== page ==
Former Senior Magistrate George Hislop testified: “After 1990, I saw a change in the attitude of criminals coming to court. There was a swagger, a confidence. Suddenly, the Magistrate held no fear for them” (10:15).
We have not understood the impact of the 1990 coup on the nation. The fact that a radical group could have disrespected the elected officials of our nation and walk away with no criminal penalties is unthinkable. The fact that the coup’s leader could be admitted into a VIP box with prime ministers, having polite conversation, again is unthinkable.
Prime Minister ANR Robinson was wounded by a gunshot, beaten, threatened with a gun and Government ministers had someone poised to kill them if Parliament was stormed. All this was left unpunished. Now, disrespect is part of the national way of life. We need redemption.
How do we build a nation when we have allowed criminality to go unpunished? The deep trauma in the nation needs to be addressed. It begins by recognising the trauma that we carry from slavery, the 1970 Revolution, 1990 attempted coup, and the Covid-19 pandemic of 2020.
The challenge for us, as Church, is to first recognise the interconnection between the 1990 attempted coup and the current dysfunction of our nation; second, to recognise the trauma that has gripped us as a nation and that remains unresolved; third, to begin the healing of the trauma and positioning again the demands of a stable society.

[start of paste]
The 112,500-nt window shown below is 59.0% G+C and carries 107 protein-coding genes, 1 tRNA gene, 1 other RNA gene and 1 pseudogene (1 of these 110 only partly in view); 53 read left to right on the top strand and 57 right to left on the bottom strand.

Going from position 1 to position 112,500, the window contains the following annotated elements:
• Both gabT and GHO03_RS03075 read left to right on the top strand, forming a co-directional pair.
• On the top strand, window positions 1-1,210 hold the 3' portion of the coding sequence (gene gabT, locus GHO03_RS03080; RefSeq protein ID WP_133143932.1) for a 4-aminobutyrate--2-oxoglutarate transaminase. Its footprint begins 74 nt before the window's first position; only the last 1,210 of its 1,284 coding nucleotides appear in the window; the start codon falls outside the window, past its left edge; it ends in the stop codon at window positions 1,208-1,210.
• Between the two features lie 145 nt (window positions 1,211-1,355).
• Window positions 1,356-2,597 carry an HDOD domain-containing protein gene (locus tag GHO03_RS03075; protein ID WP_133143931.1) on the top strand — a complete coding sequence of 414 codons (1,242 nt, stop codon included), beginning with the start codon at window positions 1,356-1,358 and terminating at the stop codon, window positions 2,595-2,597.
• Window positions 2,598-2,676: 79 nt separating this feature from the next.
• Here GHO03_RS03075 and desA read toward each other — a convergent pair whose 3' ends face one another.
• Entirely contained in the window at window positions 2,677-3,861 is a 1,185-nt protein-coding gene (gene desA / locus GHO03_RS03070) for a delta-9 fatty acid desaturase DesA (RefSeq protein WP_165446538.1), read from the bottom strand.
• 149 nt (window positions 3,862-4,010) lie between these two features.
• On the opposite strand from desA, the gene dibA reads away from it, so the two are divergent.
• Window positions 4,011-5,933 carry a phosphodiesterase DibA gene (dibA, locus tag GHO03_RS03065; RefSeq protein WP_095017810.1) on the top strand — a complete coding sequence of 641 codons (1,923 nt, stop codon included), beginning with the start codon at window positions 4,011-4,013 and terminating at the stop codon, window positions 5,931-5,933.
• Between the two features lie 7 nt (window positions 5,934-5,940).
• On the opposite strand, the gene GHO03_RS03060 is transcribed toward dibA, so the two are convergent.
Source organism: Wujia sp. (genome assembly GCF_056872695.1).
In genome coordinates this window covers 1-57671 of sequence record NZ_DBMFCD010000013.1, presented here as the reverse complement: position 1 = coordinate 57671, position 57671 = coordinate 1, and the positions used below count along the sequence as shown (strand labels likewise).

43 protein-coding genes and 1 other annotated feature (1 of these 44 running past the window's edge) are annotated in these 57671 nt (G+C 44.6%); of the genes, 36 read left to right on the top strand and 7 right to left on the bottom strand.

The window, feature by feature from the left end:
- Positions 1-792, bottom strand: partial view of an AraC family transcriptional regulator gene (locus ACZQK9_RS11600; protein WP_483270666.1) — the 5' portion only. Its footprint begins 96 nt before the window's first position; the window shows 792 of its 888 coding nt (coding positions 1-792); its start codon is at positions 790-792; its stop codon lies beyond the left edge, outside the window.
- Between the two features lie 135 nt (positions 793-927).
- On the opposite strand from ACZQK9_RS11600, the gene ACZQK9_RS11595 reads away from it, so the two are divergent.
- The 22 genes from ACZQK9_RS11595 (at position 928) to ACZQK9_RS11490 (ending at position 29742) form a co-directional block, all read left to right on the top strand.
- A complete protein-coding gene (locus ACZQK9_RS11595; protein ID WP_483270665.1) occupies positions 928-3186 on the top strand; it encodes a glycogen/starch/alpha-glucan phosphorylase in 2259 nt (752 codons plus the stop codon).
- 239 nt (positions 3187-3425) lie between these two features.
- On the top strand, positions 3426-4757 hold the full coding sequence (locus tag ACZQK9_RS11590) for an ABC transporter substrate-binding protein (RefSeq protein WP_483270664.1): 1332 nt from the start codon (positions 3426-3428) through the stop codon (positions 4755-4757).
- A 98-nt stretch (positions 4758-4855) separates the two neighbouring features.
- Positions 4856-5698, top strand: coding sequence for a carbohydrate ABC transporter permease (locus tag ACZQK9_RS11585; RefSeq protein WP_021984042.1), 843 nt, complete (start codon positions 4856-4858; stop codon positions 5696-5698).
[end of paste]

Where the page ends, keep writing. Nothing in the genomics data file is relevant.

Healing as a national imperative
The healing process is a national imperative, requiring collaboration and understanding from all sectors of society, including the Church. We must come together, not in blame, but in compassion and empathy.
The wounds of the past cannot be healed through vengeance, but through understanding and learning from history’s lessons. We must confront our shared pain, history, and trauma, since it is only by acknowledging our collective past that we can hope to build a brighter future.
Restoring respect and trust
Redemption lies in restoring respect for one another and the principles of democracy. It demands we hold ourselves accountable at every level of society. We also must confront criminality head-on. Only by upholding the rule of law and ensuring justice for all, can we rebuild trust in our institutions, and in each other. The path to redemption may be challenging, but through unity and a shared vision of healing, we can create a society where every creed and race finds an equal place.
The Church needs to play a pivotal role in the process of redemption and healing. It can serve as a guiding light, promoting forgiveness, reconciliation, and understanding.
By offering solace and support to those who carry the trauma of the 1990 attempted coup and other historical events, the Church can contribute significantly to the nation’s healing.
As religious leaders, we must encourage open dialogue and foster an environment where individuals can share their pain and anguish without fear of judgement.
The 1990 attempted coup was traumatic for the nation. It sowed the seeds of disrespect, taught that there were no consequences for criminality, and contributed to the degradation of society. We need to find a way to redemption.
Speak to someone about their experience of the attempted coup. Be conscious about treating others with great respect.
John 13:34, 35